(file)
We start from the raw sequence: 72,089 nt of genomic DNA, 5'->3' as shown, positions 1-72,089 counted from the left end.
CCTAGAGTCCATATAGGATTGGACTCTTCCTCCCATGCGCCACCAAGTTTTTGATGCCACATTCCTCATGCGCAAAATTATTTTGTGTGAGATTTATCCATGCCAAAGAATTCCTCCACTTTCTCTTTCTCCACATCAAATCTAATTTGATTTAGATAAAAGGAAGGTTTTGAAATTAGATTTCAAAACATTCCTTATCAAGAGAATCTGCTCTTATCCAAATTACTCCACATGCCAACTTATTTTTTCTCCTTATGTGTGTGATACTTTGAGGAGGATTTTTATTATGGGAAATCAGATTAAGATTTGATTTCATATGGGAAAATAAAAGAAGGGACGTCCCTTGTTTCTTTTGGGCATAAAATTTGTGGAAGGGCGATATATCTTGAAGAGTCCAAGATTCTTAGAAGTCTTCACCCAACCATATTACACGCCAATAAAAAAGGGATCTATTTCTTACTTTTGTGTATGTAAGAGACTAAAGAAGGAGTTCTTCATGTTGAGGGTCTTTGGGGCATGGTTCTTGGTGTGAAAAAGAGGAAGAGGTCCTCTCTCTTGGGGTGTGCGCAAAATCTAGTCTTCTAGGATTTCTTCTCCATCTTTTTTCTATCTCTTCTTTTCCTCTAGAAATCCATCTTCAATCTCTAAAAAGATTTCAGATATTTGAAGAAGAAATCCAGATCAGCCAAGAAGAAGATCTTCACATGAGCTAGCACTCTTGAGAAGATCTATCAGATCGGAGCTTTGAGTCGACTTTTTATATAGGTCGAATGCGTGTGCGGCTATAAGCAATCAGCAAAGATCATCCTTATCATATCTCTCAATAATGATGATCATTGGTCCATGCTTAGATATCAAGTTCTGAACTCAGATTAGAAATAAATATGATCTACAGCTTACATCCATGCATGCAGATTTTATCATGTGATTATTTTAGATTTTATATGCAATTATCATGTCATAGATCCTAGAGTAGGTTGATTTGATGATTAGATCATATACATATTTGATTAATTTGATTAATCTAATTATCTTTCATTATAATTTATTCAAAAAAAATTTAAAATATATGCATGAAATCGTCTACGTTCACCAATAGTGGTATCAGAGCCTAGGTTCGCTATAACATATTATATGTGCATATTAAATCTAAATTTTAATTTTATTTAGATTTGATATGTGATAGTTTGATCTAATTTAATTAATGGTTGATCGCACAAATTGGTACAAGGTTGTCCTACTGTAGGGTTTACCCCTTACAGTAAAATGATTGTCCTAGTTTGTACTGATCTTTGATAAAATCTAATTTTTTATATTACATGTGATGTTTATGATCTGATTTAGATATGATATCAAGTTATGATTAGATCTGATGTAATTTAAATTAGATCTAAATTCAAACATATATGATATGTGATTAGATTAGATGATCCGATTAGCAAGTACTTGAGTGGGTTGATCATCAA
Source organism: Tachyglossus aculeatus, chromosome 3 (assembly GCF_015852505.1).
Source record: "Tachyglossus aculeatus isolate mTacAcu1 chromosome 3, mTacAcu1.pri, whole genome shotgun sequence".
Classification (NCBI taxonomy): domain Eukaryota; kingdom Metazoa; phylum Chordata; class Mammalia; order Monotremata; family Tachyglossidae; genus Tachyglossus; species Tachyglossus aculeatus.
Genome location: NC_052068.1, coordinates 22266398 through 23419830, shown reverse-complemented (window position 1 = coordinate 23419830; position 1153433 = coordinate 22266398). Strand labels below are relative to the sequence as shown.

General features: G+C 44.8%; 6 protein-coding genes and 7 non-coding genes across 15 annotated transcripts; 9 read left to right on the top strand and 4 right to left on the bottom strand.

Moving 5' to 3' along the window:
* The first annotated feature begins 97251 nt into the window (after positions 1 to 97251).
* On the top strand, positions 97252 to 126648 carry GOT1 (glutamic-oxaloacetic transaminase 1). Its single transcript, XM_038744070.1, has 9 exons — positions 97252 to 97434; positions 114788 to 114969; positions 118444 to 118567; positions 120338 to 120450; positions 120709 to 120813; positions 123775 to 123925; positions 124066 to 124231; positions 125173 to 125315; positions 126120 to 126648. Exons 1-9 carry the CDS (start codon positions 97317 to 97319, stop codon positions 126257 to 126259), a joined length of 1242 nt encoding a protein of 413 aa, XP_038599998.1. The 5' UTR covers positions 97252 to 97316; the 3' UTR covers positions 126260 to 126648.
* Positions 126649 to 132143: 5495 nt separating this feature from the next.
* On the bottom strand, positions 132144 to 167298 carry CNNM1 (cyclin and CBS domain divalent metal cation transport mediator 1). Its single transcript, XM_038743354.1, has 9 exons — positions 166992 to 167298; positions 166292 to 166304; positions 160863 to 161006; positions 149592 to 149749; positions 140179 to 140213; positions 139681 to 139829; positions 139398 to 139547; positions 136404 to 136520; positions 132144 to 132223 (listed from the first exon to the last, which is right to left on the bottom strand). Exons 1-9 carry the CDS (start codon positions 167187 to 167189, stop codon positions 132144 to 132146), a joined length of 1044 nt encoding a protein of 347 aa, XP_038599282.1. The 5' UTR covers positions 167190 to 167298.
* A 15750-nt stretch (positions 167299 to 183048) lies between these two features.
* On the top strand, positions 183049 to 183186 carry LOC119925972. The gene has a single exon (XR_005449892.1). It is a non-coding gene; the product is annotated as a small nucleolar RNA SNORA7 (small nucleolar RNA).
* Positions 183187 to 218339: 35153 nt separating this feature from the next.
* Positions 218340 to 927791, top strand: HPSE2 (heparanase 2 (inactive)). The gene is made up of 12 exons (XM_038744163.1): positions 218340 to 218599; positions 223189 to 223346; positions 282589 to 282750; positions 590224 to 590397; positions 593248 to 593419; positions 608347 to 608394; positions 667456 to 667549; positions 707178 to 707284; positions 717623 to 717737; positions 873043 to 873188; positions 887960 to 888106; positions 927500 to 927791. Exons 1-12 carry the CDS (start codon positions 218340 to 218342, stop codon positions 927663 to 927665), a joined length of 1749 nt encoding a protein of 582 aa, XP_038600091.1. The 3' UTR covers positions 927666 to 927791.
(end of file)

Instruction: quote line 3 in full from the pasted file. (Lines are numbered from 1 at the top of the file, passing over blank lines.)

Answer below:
Source organism: Tachyglossus aculeatus, chromosome 3 (assembly GCF_015852505.1).